Tammy: You said you went so many years without a diagnosis. Right?

 

Fidelia: Mm-hmm. Yes.

 

Tammy: What kind of things are you saying that have changed, that might make it more likely someone in that situation gets a diagnosis and gets help? Or, this could be the case too, what are you seeing in her, like, “Darn, nothing’s changed here on this issue.” You know what I’m saying?

 

Fidelia: You know, the thing that I noticed and has changed is just on approach, and, you know, to culturally– different cultures and how they approach, and how they deal with mental health, a multi-cultural. And so, the family I grew up in, it was just, you didn’t do psychiatrists, he didn’t take medication. You prayed, and you asked God to fix your mind, you asked Jesus to heal and touch your mind and cure you of whatever mental illness that you had. That didn’t happen. So, I see, now, that there are clinics for children, and when I was growing up. If there were some, we never heard about them. I think, if I were on medication as a child, if I was diagnosed as a child, instead of told that I needed Jesus and that I had demons in –  I probably did with the little help along with the mental health aspect, it contributed,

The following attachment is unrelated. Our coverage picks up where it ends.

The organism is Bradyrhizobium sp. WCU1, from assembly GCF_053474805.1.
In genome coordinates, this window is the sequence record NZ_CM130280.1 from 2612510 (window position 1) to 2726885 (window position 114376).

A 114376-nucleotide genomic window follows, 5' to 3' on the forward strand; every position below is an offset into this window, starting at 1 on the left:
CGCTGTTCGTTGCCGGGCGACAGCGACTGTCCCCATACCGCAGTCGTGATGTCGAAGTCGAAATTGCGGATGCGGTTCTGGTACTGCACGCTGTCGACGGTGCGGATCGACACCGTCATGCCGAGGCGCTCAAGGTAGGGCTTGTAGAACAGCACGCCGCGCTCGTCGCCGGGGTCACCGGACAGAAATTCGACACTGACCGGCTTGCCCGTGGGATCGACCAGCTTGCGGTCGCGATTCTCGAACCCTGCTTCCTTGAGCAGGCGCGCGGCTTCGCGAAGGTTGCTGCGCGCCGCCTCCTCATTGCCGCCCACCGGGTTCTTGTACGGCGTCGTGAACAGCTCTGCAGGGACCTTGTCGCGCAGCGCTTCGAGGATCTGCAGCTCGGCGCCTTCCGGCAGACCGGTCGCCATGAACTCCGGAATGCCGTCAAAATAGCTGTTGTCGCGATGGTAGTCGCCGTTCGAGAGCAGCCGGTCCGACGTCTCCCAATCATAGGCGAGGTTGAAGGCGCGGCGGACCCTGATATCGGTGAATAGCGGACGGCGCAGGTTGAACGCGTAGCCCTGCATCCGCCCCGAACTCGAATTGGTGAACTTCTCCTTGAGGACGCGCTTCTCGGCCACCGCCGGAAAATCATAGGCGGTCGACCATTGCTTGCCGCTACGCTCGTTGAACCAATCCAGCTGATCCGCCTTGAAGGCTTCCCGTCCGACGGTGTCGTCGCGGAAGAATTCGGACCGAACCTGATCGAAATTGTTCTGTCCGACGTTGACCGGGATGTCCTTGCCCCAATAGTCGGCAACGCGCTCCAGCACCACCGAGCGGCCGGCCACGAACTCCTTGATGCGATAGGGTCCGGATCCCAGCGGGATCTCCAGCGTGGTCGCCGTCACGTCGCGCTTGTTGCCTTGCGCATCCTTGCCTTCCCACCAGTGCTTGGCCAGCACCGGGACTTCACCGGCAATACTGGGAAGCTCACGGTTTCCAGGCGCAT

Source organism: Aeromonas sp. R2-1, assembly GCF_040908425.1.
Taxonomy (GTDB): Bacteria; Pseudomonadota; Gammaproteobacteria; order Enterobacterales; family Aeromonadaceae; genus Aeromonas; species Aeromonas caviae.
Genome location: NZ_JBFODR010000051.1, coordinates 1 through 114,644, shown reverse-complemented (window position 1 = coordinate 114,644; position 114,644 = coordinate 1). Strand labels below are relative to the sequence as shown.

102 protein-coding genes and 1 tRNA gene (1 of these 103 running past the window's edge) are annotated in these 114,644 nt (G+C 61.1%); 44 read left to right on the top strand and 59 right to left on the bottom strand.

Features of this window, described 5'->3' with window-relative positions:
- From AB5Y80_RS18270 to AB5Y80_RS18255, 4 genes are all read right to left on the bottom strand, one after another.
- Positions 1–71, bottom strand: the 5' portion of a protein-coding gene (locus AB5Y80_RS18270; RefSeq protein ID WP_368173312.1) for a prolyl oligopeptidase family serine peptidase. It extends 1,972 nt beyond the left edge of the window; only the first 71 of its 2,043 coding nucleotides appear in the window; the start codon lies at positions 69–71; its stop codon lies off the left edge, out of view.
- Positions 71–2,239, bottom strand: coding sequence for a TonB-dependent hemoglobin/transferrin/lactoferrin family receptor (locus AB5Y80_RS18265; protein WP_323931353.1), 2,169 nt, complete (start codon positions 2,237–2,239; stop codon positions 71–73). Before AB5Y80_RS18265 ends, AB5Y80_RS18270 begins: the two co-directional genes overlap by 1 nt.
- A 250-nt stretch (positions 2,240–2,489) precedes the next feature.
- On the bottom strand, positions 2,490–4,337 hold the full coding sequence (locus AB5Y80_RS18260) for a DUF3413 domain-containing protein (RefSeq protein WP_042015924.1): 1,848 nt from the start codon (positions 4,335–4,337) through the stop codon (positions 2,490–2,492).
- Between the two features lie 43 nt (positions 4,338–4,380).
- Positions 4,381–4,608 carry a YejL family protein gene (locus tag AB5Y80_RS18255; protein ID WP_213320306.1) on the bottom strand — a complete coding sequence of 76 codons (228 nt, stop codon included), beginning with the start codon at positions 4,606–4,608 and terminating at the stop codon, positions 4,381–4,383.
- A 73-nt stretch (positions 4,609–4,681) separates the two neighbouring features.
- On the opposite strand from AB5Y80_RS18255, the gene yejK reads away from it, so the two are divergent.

[laughter]

 

Fidelia: –but I think, now, that if I would’ve had that growing up, and how things would probably, more than likely, would’ve been so different for me. A lot of different choices would’ve made because of my mind. Would’ve been in a mindset, my medication would’ve had me thinking differently. And, that’s what I see differently now is that there’s clinics, and clinics and clinics for our behavioral mental health challenges for children. And, when I was in school, you didn’t have a school psychologist, you had a school nurse. That was it. And that was it. So, that’s–

 

Tammy: So, that’s a big positive change?

 

Fidelia: That’s an absolutely amazing change! I think if you can nip it in the bud or get– not so much as nip it in the bud but kind of get a handle on it, you know, while they’re young. It makes for a different future for them that could be more positive than just letting it go, and being like, “Oh, that’s just Charlie. That’s just how he is.” I mean, there’s more to it. It turns into something really serious as an adult. Your decisions, and your choices, and your boundaries, there are none, because everything you’re doing is your normal, and it’s just– it’s not healthy.